Washington, August 2, 2016–Libyan authorities should immediately charge or release photographer and cameraman Saliem Alshebl, the Committee to Protect Journalists said today. Alshebl, who works for the Libya satellite channel, which is allied with the National Accord government, was arrested July 29 while covering an anti-government protest at Tripoli’s Martyrs’ Square, according to his employer and the Libyan Ministry of Interior.
The Libyan Ministry of Interior said in a statement published on its website and official Facebook group yesterday that Alshebl was in their custody and that he was in good health. The ministry said security patrols detained the journalist and that he was under investigation for unspecified criminal activities.
“If the Libyan authorities have evidence that Saliem Alshebl is guilty of any crime save documenting a protest, they should present it without delay. Otherwise, they should release him immediately,” CPJ Middle East and North Africa Program Coordinator Sherif Mansour said. “Libya is dangerous enough for journalists without their having to worry about arbitrary arrest.”
Alshebl’s brother, Musab, on July 30 told the Libya channel that the Nawasi Brigade, also known as the Eighth Force, detained Alshebl the previous day and was holding him at a detention center in Tripoli’s Ain Zara district, though the family had not been told what, if any, charges the journalist might face. Musab said the family learned that Alshebl was detained at Ain Zara from two other journalists who had been detained at the same protest on charges of filming without a license, then released, according to Libya channel and local news reports.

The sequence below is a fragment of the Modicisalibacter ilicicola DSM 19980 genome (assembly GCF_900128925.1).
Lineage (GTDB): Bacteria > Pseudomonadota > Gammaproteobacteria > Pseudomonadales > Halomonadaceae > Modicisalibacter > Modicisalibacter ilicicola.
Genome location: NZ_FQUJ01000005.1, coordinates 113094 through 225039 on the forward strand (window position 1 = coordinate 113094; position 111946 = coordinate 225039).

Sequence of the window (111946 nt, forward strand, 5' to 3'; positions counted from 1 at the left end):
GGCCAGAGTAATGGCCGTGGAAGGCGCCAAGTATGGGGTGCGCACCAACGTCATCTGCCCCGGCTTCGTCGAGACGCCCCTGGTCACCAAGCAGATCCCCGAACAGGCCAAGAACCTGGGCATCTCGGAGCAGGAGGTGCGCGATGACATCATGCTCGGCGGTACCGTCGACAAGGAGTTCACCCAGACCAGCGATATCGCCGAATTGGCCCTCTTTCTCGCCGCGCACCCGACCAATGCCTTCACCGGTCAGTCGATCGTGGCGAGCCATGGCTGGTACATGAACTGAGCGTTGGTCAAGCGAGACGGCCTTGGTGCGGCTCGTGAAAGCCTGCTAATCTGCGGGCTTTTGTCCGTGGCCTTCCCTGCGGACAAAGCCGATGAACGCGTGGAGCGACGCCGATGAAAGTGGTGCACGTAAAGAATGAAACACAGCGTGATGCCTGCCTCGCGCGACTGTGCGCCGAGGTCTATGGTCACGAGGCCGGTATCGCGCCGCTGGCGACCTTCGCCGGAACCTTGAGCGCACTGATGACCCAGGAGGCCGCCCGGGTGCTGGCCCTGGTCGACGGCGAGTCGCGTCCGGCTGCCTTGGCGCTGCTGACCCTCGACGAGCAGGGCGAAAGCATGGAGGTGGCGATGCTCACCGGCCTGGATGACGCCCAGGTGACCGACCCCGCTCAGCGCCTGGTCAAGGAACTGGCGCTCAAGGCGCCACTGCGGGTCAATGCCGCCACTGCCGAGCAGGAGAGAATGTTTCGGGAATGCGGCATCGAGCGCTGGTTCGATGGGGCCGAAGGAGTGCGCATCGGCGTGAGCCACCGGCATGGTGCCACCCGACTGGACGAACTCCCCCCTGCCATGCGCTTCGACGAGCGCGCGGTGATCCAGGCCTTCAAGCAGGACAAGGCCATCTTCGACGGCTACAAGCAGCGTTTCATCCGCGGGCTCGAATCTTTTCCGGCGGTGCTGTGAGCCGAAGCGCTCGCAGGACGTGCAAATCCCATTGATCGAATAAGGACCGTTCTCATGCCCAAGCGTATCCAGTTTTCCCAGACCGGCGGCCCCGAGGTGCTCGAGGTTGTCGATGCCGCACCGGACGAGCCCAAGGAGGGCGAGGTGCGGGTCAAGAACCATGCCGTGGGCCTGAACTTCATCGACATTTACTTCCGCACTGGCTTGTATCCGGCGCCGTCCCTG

In remarks carried by the Libya channel, its director, Mohamed Najm, said that Alshebl was licensed to work, and that the channel’s journalists covering the protest in Tripoli had told colleagues that armed groups were “stalking” them, and that they feared arrest.
The July 29 demonstration was called to protest the involvement of France’s special forces in fighting in Libya. The U.N.-backed government banned the protest and any coverage of it, according to news reports. Police seized several TV crews’ equipment and detained them briefly before releasing them with a warning not to continue filming, according to news reports and witnesses writing on social media.
Libya is a dangerous environment for journalists. On July 21, Libyan photojournalist Abdelqadir Fassouk was shot to death as he covered fighting in Sirte. He was the second Libyan journalist killed on duty in the space of a month. Freelance photojournalist Khaled al-Zintani was fatally shot on June 24 while covering fighting in the eastern Libyan city of Benghazi.